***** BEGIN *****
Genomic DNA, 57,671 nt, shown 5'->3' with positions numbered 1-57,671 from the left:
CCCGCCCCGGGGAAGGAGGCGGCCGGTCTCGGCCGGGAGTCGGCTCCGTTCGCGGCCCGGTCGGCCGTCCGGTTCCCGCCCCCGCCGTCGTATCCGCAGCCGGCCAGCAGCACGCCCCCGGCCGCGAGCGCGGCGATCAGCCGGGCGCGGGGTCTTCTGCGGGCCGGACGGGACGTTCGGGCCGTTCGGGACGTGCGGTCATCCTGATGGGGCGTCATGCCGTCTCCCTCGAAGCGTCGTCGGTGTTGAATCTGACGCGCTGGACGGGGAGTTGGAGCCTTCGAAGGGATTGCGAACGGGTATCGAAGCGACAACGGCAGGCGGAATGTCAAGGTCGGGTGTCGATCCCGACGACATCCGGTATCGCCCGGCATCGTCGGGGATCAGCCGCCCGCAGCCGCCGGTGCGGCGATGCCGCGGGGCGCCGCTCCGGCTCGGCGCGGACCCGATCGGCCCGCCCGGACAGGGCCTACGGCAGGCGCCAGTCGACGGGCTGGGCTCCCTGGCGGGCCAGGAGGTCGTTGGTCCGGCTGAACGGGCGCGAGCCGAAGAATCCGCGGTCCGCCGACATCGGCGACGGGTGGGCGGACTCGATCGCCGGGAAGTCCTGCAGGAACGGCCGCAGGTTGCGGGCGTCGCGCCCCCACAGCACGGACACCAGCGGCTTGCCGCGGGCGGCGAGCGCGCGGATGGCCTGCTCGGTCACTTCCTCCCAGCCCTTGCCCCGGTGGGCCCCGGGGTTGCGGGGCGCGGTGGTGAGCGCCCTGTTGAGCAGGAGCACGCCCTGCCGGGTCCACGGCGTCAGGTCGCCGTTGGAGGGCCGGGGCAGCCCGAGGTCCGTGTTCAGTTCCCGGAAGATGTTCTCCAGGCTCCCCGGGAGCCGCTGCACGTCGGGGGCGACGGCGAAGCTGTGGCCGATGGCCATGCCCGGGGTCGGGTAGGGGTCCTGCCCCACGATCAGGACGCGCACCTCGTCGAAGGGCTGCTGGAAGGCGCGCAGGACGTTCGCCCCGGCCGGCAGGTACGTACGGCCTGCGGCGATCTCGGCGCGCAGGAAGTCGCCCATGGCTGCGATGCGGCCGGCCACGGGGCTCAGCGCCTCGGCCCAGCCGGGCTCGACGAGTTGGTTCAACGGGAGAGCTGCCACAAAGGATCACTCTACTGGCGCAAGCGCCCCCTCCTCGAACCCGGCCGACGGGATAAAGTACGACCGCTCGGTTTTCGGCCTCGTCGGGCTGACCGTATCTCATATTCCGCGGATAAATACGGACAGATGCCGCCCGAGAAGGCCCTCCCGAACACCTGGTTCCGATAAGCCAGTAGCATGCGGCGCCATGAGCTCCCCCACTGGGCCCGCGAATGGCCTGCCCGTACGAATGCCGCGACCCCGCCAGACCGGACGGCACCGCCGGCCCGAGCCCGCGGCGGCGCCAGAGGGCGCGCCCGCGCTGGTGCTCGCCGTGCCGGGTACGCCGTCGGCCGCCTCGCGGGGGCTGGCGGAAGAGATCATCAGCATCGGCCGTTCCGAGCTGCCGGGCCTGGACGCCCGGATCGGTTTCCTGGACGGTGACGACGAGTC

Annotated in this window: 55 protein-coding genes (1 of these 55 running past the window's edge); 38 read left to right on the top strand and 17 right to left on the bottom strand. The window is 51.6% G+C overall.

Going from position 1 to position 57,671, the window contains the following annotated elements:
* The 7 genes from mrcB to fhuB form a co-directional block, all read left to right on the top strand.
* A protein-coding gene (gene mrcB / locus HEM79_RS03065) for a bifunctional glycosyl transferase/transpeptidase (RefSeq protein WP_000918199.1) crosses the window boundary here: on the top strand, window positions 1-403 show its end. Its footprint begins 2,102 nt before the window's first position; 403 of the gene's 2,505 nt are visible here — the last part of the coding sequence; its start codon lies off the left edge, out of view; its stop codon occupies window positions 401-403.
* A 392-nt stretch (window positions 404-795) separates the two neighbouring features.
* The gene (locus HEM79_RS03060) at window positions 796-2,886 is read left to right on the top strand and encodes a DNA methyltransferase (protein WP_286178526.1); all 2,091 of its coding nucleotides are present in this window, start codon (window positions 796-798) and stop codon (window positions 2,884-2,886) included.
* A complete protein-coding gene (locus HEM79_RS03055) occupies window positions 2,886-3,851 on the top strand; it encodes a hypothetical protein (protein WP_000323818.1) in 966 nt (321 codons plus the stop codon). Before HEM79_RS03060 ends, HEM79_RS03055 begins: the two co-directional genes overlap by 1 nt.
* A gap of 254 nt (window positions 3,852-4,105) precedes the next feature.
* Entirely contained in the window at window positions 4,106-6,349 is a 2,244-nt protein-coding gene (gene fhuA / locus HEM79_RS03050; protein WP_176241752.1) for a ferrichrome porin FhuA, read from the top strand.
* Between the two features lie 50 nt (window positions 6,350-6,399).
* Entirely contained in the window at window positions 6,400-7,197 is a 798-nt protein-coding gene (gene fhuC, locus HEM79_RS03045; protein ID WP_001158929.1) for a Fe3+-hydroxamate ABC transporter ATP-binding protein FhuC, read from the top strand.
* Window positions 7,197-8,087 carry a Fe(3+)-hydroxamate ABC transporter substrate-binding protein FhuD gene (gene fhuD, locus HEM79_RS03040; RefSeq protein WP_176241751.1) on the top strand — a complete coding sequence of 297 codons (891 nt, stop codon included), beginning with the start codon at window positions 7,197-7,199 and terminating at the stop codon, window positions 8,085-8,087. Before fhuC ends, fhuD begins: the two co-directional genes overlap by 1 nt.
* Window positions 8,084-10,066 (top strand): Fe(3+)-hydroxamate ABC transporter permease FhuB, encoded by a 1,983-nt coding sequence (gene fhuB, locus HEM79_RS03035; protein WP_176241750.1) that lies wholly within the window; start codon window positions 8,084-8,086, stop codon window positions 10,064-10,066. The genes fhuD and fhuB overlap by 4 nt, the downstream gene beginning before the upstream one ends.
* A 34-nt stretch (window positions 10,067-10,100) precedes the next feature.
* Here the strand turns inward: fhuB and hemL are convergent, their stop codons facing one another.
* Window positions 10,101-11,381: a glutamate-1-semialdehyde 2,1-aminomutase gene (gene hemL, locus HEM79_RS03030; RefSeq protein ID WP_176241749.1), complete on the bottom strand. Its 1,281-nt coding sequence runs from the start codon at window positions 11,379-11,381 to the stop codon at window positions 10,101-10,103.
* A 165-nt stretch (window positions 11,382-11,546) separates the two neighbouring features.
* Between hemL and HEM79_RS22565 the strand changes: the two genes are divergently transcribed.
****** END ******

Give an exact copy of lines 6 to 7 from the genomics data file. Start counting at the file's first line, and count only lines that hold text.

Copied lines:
* A protein-coding gene (gene mrcB / locus HEM79_RS03065) for a bifunctional glycosyl transferase/transpeptidase (RefSeq protein WP_000918199.1) crosses the window boundary here: on the top strand, window positions 1-403 show its end. Its footprint begins 2,102 nt before the window's first position; 403 of the gene's 2,505 nt are visible here — the last part of the coding sequence; its start codon lies off the left edge, out of view; its stop codon occupies window positions 401-403.
* A 392-nt stretch (window positions 404-795) separates the two neighbouring features.